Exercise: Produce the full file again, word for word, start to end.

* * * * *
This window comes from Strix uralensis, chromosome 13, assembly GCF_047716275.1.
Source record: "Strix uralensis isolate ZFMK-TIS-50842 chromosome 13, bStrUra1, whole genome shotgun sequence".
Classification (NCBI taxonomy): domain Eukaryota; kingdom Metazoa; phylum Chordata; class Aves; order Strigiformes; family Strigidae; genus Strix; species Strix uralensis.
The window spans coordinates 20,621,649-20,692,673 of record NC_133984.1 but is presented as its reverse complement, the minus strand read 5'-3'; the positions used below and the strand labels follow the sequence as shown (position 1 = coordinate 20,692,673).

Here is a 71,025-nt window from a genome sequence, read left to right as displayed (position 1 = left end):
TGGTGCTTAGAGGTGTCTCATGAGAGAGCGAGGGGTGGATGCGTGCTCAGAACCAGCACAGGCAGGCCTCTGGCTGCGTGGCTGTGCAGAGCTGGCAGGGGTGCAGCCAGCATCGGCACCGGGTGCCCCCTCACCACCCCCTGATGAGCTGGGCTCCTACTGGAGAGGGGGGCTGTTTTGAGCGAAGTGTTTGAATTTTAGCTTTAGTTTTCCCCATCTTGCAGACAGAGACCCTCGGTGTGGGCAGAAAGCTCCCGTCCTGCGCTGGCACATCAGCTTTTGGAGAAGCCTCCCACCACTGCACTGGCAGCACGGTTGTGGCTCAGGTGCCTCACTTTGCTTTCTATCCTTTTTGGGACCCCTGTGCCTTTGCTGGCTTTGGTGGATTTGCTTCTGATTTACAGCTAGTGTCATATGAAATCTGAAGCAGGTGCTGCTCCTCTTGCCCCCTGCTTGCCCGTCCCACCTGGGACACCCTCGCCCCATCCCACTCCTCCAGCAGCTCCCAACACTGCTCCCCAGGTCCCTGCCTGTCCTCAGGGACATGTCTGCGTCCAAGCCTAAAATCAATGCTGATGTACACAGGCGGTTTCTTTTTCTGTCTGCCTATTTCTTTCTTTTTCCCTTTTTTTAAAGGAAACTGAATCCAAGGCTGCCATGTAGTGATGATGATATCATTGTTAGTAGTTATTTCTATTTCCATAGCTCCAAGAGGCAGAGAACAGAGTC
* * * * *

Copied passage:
This window comes from Strix uralensis, chromosome 13, assembly GCF_047716275.1.
Source record: "Strix uralensis isolate ZFMK-TIS-50842 chromosome 13, bStrUra1, whole genome shotgun sequence".
Classification (NCBI taxonomy): domain Eukaryota; kingdom Metazoa; phylum Chordata; class Aves; order Strigiformes; family Strigidae; genus Strix; species Strix uralensis.
The window spans coordinates 20,621,649-20,692,673 of record NC_133984.1 but is presented as its reverse complement, the minus strand read 5'-3'; the positions used below and the strand labels follow the sequence as shown (position 1 = coordinate 20,692,673).

Here is a 71,025-nt window from a genome sequence, read left to right as displayed (position 1 = left end):
TGGTGCTTAGAGGTGTCTCATGAGAGAGCGAGGGGTGGATGCGTGCTCAGAACCAGCACAGGCAGGCCTCTGGCTGCGTGGCTGTGCAGAGCTGGCAGGGGTGCAGCCAGCATCGGCACCGGGTGCCCCCTCACCACCCCCTGATGAGCTGGGCTCCTACTGGAGAGGGGGGCTGTTTTGAGCGAAGTGTTTGAATTTTAGCTTTAGTTTTCCCCATCTTGCAGACAGAGACCCTCGGTGTGGGCAGAAAGCTCCCGTCCTGCGCTGGCACATCAGCTTTTGGAGAAGCCTCCCACCACTGCACTGGCAGCACGGTTGTGGCTCAGGTGCCTCACTTTGCTTTCTATCCTTTTTGGGACCCCTGTGCCTTTGCTGGCTTTGGTGGATTTGCTTCTGATTTACAGCTAGTGTCATATGAAATCTGAAGCAGGTGCTGCTCCTCTTGCCCCCTGCTTGCCCGTCCCACCTGGGACACCCTCGCCCCATCCCACTCCTCCAGCAGCTCCCAACACTGCTCCCCAGGTCCCTGCCTGTCCTCAGGGACATGTCTGCGTCCAAGCCTAAAATCAATGCTGATGTACACAGGCGGTTTCTTTTTCTGTCTGCCTATTTCTTTCTTTTTCCCTTTTTTTAAAGGAAACTGAATCCAAGGCTGCCATGTAGTGATGATGATATCATTGTTAGTAGTTATTTCTATTTCCATAGCTCCAAGAGGCAGAGAACAGAGTC